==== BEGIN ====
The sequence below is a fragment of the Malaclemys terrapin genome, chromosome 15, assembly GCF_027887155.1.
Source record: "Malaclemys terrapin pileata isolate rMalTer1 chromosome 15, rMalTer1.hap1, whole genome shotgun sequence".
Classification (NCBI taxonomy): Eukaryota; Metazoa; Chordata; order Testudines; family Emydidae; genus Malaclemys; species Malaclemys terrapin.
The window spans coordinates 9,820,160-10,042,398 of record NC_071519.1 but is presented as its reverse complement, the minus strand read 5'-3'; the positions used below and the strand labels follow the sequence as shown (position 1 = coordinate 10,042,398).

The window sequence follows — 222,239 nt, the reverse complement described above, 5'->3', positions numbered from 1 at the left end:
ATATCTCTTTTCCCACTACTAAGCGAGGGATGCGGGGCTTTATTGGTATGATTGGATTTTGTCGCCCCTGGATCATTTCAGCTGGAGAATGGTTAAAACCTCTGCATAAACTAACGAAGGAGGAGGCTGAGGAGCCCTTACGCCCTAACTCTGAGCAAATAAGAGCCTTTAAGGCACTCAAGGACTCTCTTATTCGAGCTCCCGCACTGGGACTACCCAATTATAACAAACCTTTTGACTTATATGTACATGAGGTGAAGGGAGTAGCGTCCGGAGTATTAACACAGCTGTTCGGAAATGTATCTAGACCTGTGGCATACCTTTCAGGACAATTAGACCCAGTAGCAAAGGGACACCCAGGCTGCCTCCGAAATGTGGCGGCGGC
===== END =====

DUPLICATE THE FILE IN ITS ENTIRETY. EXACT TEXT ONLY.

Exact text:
The sequence below is a fragment of the Malaclemys terrapin genome, chromosome 15, assembly GCF_027887155.1.
Source record: "Malaclemys terrapin pileata isolate rMalTer1 chromosome 15, rMalTer1.hap1, whole genome shotgun sequence".
Classification (NCBI taxonomy): Eukaryota; Metazoa; Chordata; order Testudines; family Emydidae; genus Malaclemys; species Malaclemys terrapin.
The window spans coordinates 9,820,160-10,042,398 of record NC_071519.1 but is presented as its reverse complement, the minus strand read 5'-3'; the positions used below and the strand labels follow the sequence as shown (position 1 = coordinate 10,042,398).

The window sequence follows — 222,239 nt, the reverse complement described above, 5'->3', positions numbered from 1 at the left end:
ATATCTCTTTTCCCACTACTAAGCGAGGGATGCGGGGCTTTATTGGTATGATTGGATTTTGTCGCCCCTGGATCATTTCAGCTGGAGAATGGTTAAAACCTCTGCATAAACTAACGAAGGAGGAGGCTGAGGAGCCCTTACGCCCTAACTCTGAGCAAATAAGAGCCTTTAAGGCACTCAAGGACTCTCTTATTCGAGCTCCCGCACTGGGACTACCCAATTATAACAAACCTTTTGACTTATATGTACATGAGGTGAAGGGAGTAGCGTCCGGAGTATTAACACAGCTGTTCGGAAATGTATCTAGACCTGTGGCATACCTTTCAGGACAATTAGACCCAGTAGCAAAGGGACACCCAGGCTGCCTCCGAAATGTGGCGGCGGC